Cleansing Honduras for the Sake of Profit
The military operations in Honduras are aimed primarily at enriching the oligarchs running the country since the ouster of Zelaya in 2009. The goal is to ethnically cleanse prime real estate, either through eviction or brute force, in order to free it up for privatization. One of the means by which this is taking place is through the so called “Ciudades Modelos” (Model Cities) program which promotes tax-free business havens for newly privatized land seized from indigenous communities.
One of the communities most deeply affected is the Garifuna, an Afro-indigenous nation whose land stretches hundreds of miles of prime real estate on the Honduran Carribbean coast which the corrupt government of President Hernandez, and his financial backers in Tegucigalpa (the Honduran capital) and the US, envisions as a money-making tourist zone. TeleSur noted in 2014 that the Barra Vieja Garifuna community was under eviction threat by the Honduran government which prized their land for the “further development of the Bahia de Tela tourist project and the building of the five star Indura Beach and Golf Resort. In a business alliance, the Honduran government holds 49 percent of the shareholds for the project while 51 percent is in the hands of private business.” New York City alone is home to roughly 250,000 Garifuna people from Honduras, Nicaragua, Guatemala, and Belize; they have to watch as their families and friends back in Honduras continue to face persecution at the hands of a right wing government serving business interests from the US and elsewhere.
But of course, the Garifuna are not alone, as many other indigenous communities in Honduras face unspeakable repression at the hands of the militarized Honduran government and its 21st Century version of death squads. As Lucy Pagoada recounted in her interview with Counterpunch, “Margarita Murillo, an indigenous woman, dedicated her life to the defense of the land and the workers. She was killed with seven bullets by her home in the department of Yoro…She was a leader of the resistance.”
Indeed, the brutal assassination of Murillo in August 2014 was yet another chilling reminder of the war waged by the Honduran government on peasants and indigenous people in the country who refuse to be displaced in the interests of the business elites. Murillo, who had just recently been named President of the Asociativa Campesinos de Producción Las Ventanas (Window Production Peasants Association), had been an advocate for her fellow indigenous peoples and the poor, and had been involved in mediating a land dispute between a number of local families and a group of wealthy landowners in the area. She was shot execution-style by a group of three men in ski masks.
Murillo’s assassination was far more than simply a murder motivated by a local land-grab. Rather, it was a clear warning to the resistance movement in Honduras that any organized effort to fight back against the government and the wealthy landowners backing it would be met with brute force. This is the sort of message that the people of Honduras, especially those who lived through the 1970s and 1980s, understand all too well. In fact, such violence, and the despair that it produces, has driven many Hondurans, especially from the Garifuna community, to flee to the US in search of a better life.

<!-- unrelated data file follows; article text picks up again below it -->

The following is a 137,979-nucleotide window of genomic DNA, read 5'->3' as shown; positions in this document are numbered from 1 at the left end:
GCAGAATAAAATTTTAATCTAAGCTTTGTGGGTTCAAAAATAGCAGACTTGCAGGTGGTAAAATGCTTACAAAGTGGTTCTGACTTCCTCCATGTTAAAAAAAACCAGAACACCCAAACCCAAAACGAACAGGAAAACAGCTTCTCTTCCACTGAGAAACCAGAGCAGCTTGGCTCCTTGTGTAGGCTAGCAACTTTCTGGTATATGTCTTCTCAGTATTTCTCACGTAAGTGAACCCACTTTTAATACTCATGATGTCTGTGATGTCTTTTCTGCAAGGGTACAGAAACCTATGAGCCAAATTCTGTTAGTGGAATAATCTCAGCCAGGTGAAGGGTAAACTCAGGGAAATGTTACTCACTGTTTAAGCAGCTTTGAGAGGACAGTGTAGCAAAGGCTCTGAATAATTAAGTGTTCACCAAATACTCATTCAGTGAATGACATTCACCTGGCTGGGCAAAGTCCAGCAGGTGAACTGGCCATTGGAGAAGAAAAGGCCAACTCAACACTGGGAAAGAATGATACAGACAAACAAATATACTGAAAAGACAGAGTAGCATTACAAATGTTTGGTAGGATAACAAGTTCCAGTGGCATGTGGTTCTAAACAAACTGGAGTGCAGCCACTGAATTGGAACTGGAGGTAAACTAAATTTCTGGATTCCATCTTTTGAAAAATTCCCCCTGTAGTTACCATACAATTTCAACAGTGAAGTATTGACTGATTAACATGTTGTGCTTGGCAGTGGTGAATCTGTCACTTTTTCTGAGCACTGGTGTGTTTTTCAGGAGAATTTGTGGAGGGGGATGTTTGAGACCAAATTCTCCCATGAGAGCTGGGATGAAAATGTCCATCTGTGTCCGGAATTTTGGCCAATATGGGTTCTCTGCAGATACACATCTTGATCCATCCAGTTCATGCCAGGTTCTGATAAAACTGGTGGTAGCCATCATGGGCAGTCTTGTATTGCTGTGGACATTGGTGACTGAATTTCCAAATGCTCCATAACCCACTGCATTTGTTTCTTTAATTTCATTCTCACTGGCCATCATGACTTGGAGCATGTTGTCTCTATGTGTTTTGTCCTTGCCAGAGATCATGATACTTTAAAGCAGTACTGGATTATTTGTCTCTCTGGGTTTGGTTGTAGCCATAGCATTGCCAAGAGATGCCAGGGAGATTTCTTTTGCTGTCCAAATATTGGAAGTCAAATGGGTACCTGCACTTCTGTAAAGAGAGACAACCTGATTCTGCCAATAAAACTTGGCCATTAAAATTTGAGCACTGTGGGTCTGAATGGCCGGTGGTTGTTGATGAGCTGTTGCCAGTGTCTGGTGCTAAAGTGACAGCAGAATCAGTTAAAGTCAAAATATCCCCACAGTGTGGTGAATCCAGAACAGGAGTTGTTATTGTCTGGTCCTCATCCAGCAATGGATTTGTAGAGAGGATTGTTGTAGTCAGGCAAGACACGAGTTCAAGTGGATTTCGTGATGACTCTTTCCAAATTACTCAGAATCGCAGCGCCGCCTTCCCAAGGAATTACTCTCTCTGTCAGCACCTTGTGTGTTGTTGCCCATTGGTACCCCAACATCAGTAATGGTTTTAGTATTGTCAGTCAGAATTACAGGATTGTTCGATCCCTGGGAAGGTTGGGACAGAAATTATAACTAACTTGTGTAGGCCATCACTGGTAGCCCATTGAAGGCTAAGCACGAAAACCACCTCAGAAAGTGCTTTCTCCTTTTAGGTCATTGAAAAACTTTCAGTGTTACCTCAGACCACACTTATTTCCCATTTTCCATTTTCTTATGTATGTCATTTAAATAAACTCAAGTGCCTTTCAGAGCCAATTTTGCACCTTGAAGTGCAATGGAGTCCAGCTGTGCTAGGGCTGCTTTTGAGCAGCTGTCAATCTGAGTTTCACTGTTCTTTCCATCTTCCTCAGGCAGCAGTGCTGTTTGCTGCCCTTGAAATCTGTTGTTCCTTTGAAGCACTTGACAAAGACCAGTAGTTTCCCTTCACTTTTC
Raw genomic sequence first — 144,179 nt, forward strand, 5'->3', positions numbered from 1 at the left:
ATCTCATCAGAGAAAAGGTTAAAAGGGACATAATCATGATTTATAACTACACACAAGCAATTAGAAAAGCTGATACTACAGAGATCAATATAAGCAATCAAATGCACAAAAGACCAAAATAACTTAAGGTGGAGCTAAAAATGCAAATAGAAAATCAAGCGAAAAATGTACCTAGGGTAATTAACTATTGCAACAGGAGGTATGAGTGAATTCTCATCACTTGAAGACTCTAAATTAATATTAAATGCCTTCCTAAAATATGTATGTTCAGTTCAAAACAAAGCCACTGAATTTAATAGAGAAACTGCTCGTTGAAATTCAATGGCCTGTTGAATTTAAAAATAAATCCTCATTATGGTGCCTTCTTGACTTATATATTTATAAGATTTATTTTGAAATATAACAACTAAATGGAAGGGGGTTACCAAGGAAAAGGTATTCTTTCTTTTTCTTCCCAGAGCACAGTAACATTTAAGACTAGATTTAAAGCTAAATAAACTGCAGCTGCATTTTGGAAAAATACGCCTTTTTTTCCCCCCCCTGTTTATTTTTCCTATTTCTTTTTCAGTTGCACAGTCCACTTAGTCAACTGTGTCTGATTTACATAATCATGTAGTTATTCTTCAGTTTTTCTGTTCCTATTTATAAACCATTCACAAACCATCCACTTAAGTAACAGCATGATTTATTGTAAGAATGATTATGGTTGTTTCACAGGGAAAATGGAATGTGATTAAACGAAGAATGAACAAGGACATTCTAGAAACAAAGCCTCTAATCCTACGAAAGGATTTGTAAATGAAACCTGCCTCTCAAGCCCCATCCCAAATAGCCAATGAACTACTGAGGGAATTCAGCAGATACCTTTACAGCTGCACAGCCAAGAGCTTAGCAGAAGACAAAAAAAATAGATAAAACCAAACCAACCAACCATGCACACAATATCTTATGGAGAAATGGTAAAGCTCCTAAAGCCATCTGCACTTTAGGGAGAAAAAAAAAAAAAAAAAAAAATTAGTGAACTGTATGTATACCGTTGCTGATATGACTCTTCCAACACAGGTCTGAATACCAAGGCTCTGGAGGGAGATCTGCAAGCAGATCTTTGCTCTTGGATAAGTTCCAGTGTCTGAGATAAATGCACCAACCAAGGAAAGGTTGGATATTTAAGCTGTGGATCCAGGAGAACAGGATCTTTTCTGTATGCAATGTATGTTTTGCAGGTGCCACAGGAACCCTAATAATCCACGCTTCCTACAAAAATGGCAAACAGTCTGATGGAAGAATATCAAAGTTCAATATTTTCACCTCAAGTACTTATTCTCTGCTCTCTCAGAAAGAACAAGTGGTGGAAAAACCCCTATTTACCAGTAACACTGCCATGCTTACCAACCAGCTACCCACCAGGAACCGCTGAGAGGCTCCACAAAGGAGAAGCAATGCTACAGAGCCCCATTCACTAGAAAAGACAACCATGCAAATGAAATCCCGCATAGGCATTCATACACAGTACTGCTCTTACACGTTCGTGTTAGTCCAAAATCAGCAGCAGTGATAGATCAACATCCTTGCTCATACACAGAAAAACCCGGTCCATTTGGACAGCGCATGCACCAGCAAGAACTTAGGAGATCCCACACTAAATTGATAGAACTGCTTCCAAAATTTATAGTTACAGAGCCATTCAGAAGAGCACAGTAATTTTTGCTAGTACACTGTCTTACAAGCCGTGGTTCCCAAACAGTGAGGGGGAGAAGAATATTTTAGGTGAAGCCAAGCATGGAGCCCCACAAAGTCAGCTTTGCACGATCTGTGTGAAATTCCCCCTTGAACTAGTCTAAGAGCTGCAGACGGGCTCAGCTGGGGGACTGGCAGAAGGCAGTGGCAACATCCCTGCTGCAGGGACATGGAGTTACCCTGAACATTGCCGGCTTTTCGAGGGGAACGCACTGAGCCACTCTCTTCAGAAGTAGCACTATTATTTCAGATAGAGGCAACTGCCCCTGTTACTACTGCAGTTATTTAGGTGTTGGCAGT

Maria Vives is an administrative assistant with the Give Them to Eat ministries of the Bronx Spanish Evangelical Church. Speaking with Counterpunch she recalled:
We have a soup kitchen and food pantry. We help people on an emergency basis…Three Garifuna women showed up last summer and expressed needs—they were frustrated. They have [sic] been caught crossing the border and ankle bracelets have [sic] been put on them. They were shackled…Word spread that we were helping people in need and soon we had a total of almost 50 or 60 women who show up with their children…They have several reasons for leaving Honduras. For the violence, they were killing off a lot of people in the neighborhood because they wanted to take over their lands. Some were scared their children would join gangs. As soon as the children reach a certain age they were recruited to join the gang. I know one mother in particular who brought over her three children because one of them was being recruited into the gang.
Although the corporate media constantly referred to the “child immigration crisis” during its brief coverage in 2014, the reality was that it was a refugee crisis, and that those children, at times accompanied and at times unaccompanied, were fleeing precisely the sort of repression described above. Whether Garifuna or members of other indigenous or peasant communities, those children and families sought refuge in the US, refuge from the horrors perpetrated against them in Honduras; of course, all with the tacit approval and covert participation of the US Government.
As we mark the sixth anniversary of the 2009 coup against the legal government of Honduras, we must be sure to not simply recognize the event as yet another despicable example of US imperialism and its support for repressive governments in Latin America. We must instead recognize that that singular event set into motion a series of events which have led to the political and social crisis ongoing in Honduras today. As Roberto Quesada told us, “We can’t talk about the coup as if it is in the past. It continues to leave the country in a state of chaos.”
In a forthcoming article for CounterPunch we will examine some of the political opposition emerging in Honduras, including the important protests against the government currently taking place. We will also provide an analysis of the revolutionary undercurrent present both in Honduras and its expatriate community in the US and throughout Latin America. The story of the coup, and those fighting to right the wrongs it caused, is far from over.
Ramiro S. Fúnez is a Honduran-American political activist and independent journalist based in new York City. You can reach him at firstname.lastname@example.org.